Walmart Bounces Back from MCX Failure
Mobile Payment War Milestones
2012 - Walmart joins other retailers to form MCX and develop its own mobile payment solution dubbed Current C
2014 - Apple Pay launches
October 2014 - Whole Foods becomes one of the first retailers to accept Apple Pay
2015 - MCX member Best Buy announces it will accept Apple Pay
November 2015 - JP Morgan Chase launches Chase Pay
December 2015 - Walmart enters the mobile payment wars with its own solution: Walmart Pay
May 2016 - Walmart accelerates rollout of Walmart Pay to reach all U.S. stores by back-to-school season
August 2016 - CVS introduces own mobile payment solution while continuing to reject Apple Pay
September 2016 - Best Buy begins accepting Chase Pay
October 2016 - ShopRite announces it will accept Chase Pay
November 2016 - Walmart says it will incorporate Chase Pay into Walmart Pay
March 2017 - Chase Pay agrees to absorb remnants of MCX
October 2017 - Albertsons Cos. expands Apple Pay availability to all stores
*Other mobile payment solutions include Android Pay, Samsung Pay, Google Wallet and PayPal.
After a failed attempt to develop mobile payment method Current C as part of a consortium of retailers dubbed the Merchant Customer Exchange (MCX), Walmart is finding success in its individual venture.
In an interview with Bloomberg, Eckert said the retailer is enrolling tens of thousands of new Walmart Pay users a day — up from thousands several months prior — and that two-thirds of users employ it a second time within 21 days.
Walmart is the biggest retailer to eschew Apple Pay, which this year beat out PayPal as the most accepted mobile payment system among U.S. retailers, according to research from Boston Retailer Partners (BRP). Apple Pay is accepted at retailers including Whole Foods, Walgreens, Best Buy, Albertsons, BJ's Wholesale Club, Meijer, Office Depot, Staples and Petco.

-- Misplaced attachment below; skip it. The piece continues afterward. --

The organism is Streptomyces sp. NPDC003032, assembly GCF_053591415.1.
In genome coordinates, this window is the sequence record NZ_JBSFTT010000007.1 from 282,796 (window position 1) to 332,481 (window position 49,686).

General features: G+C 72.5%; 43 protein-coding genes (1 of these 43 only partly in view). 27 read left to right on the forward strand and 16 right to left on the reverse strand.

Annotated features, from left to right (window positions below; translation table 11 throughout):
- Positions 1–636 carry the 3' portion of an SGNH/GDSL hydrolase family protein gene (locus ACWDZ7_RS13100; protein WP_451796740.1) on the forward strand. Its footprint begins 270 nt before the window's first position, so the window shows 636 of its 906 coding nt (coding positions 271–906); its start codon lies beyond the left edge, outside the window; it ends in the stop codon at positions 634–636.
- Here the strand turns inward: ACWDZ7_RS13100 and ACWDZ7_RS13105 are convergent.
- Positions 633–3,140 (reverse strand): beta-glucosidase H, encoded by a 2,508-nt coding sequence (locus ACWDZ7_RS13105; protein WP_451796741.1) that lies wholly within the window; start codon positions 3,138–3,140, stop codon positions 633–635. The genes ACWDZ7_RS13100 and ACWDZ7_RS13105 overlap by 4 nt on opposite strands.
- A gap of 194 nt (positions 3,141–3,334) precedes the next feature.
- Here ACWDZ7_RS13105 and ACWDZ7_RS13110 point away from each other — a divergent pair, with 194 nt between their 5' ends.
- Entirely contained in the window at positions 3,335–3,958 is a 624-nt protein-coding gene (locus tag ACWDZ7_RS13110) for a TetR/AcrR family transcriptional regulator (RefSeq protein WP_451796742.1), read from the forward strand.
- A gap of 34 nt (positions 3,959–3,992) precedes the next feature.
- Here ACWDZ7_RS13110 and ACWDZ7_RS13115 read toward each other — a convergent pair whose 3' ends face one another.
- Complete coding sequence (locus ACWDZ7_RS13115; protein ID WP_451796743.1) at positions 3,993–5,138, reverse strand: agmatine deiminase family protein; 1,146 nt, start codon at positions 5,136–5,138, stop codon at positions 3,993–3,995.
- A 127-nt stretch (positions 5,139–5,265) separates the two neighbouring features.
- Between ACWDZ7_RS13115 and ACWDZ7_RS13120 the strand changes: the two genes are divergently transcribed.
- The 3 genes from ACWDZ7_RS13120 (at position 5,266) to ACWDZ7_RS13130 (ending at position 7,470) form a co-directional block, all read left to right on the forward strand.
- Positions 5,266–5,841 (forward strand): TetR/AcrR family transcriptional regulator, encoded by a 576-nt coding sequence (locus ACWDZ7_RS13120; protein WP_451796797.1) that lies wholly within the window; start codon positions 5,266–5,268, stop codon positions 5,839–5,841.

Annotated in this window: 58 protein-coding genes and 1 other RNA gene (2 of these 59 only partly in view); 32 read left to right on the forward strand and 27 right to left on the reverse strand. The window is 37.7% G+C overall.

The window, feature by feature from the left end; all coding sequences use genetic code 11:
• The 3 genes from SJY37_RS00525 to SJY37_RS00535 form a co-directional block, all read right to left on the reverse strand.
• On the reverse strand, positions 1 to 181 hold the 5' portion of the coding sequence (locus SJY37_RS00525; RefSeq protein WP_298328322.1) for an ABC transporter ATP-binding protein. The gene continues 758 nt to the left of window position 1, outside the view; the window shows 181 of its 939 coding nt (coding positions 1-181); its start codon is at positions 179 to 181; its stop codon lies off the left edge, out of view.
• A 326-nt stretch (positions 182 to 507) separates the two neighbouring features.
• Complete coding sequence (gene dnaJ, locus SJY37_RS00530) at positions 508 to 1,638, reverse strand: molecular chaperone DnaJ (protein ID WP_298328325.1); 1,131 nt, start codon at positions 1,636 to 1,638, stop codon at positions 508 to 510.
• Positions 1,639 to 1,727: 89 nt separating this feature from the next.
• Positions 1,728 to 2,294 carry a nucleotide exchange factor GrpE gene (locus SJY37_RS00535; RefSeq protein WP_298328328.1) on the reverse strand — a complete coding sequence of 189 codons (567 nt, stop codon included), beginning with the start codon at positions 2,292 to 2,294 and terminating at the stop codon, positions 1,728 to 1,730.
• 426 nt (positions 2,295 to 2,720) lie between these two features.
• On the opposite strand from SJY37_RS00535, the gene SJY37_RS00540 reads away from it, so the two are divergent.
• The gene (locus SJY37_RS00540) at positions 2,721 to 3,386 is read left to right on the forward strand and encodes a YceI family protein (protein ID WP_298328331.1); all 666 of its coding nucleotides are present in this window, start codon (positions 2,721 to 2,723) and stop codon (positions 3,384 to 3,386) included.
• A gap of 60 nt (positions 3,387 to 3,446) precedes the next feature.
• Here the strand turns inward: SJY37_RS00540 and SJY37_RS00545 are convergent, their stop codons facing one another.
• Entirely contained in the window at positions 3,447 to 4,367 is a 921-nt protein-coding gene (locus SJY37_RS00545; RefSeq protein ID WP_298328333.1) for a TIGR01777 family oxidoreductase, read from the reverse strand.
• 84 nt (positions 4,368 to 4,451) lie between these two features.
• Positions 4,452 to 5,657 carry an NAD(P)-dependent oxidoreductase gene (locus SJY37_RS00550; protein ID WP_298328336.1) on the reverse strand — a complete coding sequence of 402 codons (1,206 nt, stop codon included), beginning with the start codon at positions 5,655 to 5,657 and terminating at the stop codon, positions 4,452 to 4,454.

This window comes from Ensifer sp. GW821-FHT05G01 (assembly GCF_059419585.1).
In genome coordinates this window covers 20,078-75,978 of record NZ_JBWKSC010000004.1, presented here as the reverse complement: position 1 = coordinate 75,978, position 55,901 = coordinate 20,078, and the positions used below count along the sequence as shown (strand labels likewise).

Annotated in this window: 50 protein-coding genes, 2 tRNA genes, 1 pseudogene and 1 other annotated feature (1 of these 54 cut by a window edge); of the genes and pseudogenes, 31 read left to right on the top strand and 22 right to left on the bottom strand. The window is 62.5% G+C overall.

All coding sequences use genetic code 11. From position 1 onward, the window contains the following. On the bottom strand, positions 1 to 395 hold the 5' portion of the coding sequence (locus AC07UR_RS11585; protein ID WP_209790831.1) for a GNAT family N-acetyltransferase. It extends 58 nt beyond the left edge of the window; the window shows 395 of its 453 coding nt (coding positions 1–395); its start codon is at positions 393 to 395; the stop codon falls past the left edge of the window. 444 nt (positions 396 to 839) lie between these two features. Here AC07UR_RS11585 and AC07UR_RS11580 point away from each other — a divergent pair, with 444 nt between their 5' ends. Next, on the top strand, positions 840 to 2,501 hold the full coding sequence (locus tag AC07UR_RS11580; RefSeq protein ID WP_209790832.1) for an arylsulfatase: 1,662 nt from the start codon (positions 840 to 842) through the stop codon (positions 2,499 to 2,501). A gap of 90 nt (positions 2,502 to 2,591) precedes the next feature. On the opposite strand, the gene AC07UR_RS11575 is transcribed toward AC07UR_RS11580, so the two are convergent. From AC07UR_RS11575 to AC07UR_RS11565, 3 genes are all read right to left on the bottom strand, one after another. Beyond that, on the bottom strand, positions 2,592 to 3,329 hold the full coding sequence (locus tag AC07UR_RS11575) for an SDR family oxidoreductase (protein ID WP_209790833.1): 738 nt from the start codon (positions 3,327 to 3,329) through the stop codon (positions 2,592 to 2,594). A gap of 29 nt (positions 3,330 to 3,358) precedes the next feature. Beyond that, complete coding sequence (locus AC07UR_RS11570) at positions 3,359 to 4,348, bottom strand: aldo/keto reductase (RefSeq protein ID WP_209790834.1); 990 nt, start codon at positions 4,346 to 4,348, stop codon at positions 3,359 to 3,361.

While fragmented acceptance among merchants has contributed to lagging consumer adoption of mobile payments in the U.S. — particularly for in-store transactions — both Walmart and Apple are pursuing what is expected to be a lucrative market.
The mass merchant has two major advantages as a retailer: the ability to couch its solution in a mobile application offering additional value and control of communication in its checkout areas.
“One of the critical factors for any mobile payment success going forward is education. We have found repeatedly that not only are consumers unsure of how and when mobile payments can be used but, even more telling, associates are unsure,” BRP said. “For mobile payments or mobile wallets to succeed, there must be further education at the point of sale to ensure that a transaction using a mobile device is not longer or more complicated than traditional payment methods for either the customer or associate.”
Walmart has been promoting its solution in stores since its launch with checkout signs as well as Smart Network ads.
If Walmart Pay reaches critical mass, the retailer should be able to leverage it to help track consumer behavior and target specific shoppers both in-store and online. (Apple reportedly doesn't track individual transactions.)